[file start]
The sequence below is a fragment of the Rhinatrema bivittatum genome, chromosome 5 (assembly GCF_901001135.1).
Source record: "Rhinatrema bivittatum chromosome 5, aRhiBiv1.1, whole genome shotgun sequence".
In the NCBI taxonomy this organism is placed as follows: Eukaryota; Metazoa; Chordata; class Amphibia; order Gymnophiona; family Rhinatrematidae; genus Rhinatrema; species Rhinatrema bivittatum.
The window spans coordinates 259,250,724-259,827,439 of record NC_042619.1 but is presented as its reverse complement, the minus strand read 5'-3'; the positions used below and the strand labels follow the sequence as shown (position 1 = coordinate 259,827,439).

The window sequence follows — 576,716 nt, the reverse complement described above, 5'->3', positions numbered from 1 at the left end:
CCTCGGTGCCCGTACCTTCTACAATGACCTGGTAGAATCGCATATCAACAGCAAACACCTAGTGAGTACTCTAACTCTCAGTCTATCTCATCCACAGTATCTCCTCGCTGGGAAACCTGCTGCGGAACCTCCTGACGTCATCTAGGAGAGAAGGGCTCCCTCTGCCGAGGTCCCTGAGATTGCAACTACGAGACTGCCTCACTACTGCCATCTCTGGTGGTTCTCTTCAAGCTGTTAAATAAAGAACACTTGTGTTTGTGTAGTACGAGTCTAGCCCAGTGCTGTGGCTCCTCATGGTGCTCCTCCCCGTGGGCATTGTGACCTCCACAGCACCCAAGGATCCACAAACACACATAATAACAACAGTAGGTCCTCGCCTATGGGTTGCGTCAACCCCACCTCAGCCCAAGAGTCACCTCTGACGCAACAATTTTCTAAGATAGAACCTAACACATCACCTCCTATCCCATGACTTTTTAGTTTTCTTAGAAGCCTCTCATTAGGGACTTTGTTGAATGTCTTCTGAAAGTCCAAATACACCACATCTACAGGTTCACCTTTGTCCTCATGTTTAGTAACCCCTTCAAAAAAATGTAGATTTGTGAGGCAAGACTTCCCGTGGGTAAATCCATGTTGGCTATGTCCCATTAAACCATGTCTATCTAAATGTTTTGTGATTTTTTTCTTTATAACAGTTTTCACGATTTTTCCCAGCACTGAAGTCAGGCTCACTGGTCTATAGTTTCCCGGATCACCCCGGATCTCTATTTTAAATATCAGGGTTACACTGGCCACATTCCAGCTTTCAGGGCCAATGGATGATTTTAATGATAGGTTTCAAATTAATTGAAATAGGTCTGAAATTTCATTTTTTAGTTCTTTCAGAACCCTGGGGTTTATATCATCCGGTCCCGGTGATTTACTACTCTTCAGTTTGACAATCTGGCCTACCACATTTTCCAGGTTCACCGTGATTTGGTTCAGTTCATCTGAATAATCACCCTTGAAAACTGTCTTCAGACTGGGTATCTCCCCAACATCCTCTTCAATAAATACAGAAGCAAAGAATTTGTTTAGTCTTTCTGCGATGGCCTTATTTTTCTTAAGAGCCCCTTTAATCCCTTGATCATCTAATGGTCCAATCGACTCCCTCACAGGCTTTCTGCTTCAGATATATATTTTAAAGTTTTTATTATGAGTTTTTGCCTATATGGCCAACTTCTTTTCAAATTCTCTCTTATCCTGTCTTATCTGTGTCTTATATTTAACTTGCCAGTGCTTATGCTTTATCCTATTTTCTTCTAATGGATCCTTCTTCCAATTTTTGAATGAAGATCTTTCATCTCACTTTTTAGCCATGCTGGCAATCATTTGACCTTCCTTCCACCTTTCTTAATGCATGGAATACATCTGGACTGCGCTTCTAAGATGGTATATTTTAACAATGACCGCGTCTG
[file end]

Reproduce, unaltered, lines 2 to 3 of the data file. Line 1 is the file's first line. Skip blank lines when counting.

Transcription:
Source record: "Rhinatrema bivittatum chromosome 5, aRhiBiv1.1, whole genome shotgun sequence".
In the NCBI taxonomy this organism is placed as follows: Eukaryota; Metazoa; Chordata; class Amphibia; order Gymnophiona; family Rhinatrematidae; genus Rhinatrema; species Rhinatrema bivittatum.